A Midwife with a Beard

October 30, 2011

A male nursery school teacher doesn't surprise anybody nowadays, but a lady who's asphalting the road still tangles. Mockery is often a first reaction: Queer, softy, battle-axe: a stream of abuse for men and woman who step outside their gender-scope.

A male nursery school teacher doesn't surprise anybody nowadays, but a lady who's asphalting the road still tangles. Mockery is often a first reaction: Queer, softy, battle-axe: a stream of abuse for men and woman who step outside their gender-scope.

Gender is the social-cultural construction of the biological notion of sex. As long as men and women fulfill their social role within the social-cultural scope everything is fine. But if they enter each others fields this has implications for the social status of the people involved. This problem isn't new: in early modern Europe some professions gave rise to confusion about gender which challenged the status of the professional group.

Gender and status

In the compilation The task of healing. Medicine, religion and gender in England and the Netherlands 1450-1800, one of the themes is the confusion as to gender when a man undertook -female- tasks as consultation and examination of a sick person.

The physicians made sure that the association with the feminine stayed somewhat limited. They avoided the taint of craft or manual labour and didn't touch the body. That's why urinoscopy was so important in England: the physician didn't need to touch the body. The urine was often brought to them by servants.

During a consultation in the intimacy of the bedroom, the physician stood mostly at the foot of the bed. Entering this room and the mystical atmosphere behind closed doors made the doctor associated with secret pregnancies, sexual problems and venereal diseases: like women he knew secrets learned at the bedside. That's the reason why physicians never were alone with their patients. The contact between patient and practitioner was often through intermediaries, for instance a family member.

The - potential - patient expected the doctor to be quiet, gentle and self-effacing. His therapy had to be expectant and aimed at non-intervention. These are the same feminine qualities that they expected from a good midwife. That's why the physician sometimes was called sardonically 'midwife with a beard' or 'a bull with a ring'.

Early modern society entertained ambivalent feelings towards these men. There was a great need for knowledge and care, but at the same time the status of he practitioner was low. In the seventeenth century the London College of Physicians got onto the offensive of the low status and negative image of her members with a programme of professionalisation.

What about the man-midwife who made his entry in the eighteenth century? Margaret Pelling, deputy director of the Wellcome Unit for the History of Medicine in Oxford, uses the term 'gender transition' in her article about the role of men in healthcare in England. It's my opinion that in Holland, the function of the man-midwife didn't lead, as in England, to gender problems because (in the Dutch Republic) the occupational group of midwives was the most professionalised.

The image of the barber-surgeons

For the barber-surgeon direct contact with the body was inevitable. Although their social status was lower than that of physicians, they had a much more virile image.

The barber-surgeon used his instruments, he was decisive and his help was frequently called for victims of wars, duels and street fights. Also men with a venereal disease appealed to him: "... the barber surgeon can be seen as having a certain privileged access to male genitalia, in a way that looks like the polar opposite in gender terms of the legal responsibilities of the midwife in respect of the female body. Surgeons could just attest to male integrity. Seen in this light, the surgeon had authority over the weapons of Venus as well as over the field of Mars." And of course early modern male committed his genitals only to a real man!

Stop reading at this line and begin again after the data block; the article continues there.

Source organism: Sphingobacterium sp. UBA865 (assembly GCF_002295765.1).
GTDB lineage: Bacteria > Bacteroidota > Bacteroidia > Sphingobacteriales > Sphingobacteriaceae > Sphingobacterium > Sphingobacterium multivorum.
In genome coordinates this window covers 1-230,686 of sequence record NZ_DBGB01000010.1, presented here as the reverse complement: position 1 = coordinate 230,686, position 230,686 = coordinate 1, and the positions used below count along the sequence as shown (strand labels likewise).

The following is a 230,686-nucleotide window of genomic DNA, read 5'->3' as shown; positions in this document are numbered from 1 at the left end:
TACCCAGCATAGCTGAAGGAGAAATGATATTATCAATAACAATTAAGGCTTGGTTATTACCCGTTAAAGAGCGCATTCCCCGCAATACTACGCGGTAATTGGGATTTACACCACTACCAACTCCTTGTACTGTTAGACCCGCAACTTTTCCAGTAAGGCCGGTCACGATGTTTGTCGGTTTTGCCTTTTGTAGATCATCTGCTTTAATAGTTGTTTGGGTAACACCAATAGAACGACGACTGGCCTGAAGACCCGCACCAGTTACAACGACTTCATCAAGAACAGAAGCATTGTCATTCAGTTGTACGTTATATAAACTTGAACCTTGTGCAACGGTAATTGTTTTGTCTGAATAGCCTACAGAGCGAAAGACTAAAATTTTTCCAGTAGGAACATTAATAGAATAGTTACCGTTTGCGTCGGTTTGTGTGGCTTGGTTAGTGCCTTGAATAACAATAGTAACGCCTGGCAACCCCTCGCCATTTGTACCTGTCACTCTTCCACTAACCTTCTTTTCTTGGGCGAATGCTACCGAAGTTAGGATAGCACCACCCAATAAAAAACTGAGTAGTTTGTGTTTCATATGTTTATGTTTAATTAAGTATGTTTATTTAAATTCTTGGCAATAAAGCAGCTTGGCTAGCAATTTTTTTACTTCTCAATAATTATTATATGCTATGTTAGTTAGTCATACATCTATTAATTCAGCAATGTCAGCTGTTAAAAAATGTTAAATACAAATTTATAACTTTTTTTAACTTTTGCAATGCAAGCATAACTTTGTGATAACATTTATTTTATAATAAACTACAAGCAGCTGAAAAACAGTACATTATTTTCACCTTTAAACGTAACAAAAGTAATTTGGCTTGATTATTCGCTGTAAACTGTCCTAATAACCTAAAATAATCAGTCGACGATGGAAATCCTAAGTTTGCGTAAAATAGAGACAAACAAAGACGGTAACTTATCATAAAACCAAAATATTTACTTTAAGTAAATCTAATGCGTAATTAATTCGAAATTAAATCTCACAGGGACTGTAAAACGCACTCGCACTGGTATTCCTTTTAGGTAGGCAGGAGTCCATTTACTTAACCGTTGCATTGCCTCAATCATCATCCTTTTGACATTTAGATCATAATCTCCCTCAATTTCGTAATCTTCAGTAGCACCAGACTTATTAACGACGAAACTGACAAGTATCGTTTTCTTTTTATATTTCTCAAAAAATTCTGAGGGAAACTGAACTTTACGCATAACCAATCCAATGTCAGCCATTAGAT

Already in the seventeenth century the ambiguities of gender had two sides. Women who by exercising their duty behaved too masculine, met with resistance. Charles Dickens created Sairy Gamp, the fat, old midwife and nurse with hoarse voice and red nose. For over fifty years she was the negative metaphor for the midwife in England. The metaphor was used by medical practitioners who appropriated the work area of the midwife, but also by men and women who denounced unfeminine behaviour: Sairy Gamp was independent and able to support herself. In Holland there was no equivalent for 'Mrs. Gamp', although there are descriptions of midwives with the same negative clichs.

At the end of the nineteenth century Arie van Geyl, gynecologist and would-be medical historian gave a sketch of the midwife in the eighteenth century: "The eighteenth century was the flowering time of the old, bent, stiff and hunch-backed 'wives', about whom almost all writers on midwifery from those and later days have poured their furious wrath; women, mostly widows, who out of poverty and because they were not in state to do anything else and trifling with decency and esteem, promoted themselves to midwife; who came to attend deliveries, which they not seldom made a mess of through [giving] bad advice or injudicious interventions."

In the seventeenth and eighteenth century there was, beside the negative, a strong positive image of the midwife as a hardworking, competent woman.

Control of health-care

Local magistracy in the Dutch Republic were of of importance in ***controlling*** health-care. The Dutch historian Frank Huisman explains the interference of the authorities from a social-political point of view. He thinks that the control of 'health care' was a by-product of a policy that was primarily directed towards maintaining social order. In 1556 the city council of Groningen, a middle-sized city in the North of the Dutch Republic, appointed a town surgeon who was obliged to inform the authorities about all treated persons who got wounded during a fight. Then the authorities could easily trace all those concerned and punish them.

The town surgeon was a civil servant but the other surgeons were united in guilds. In exchange for the privileges the guild got, the surgeons had to take care for the sick, the poor and the orphans without being paid for. Some years later they received an annual salary. Beside the town surgeon local authorities also appointed town midwives. They had to stand by women during delivery and received like, the town surgeon, an annual salary. This gave them a solid social position. Before they were eligible for the very desired position they had to comply with strict terms: they had to be middle-aged, married or widowed, they had to have children of their own, and had to be living in the city where they were working.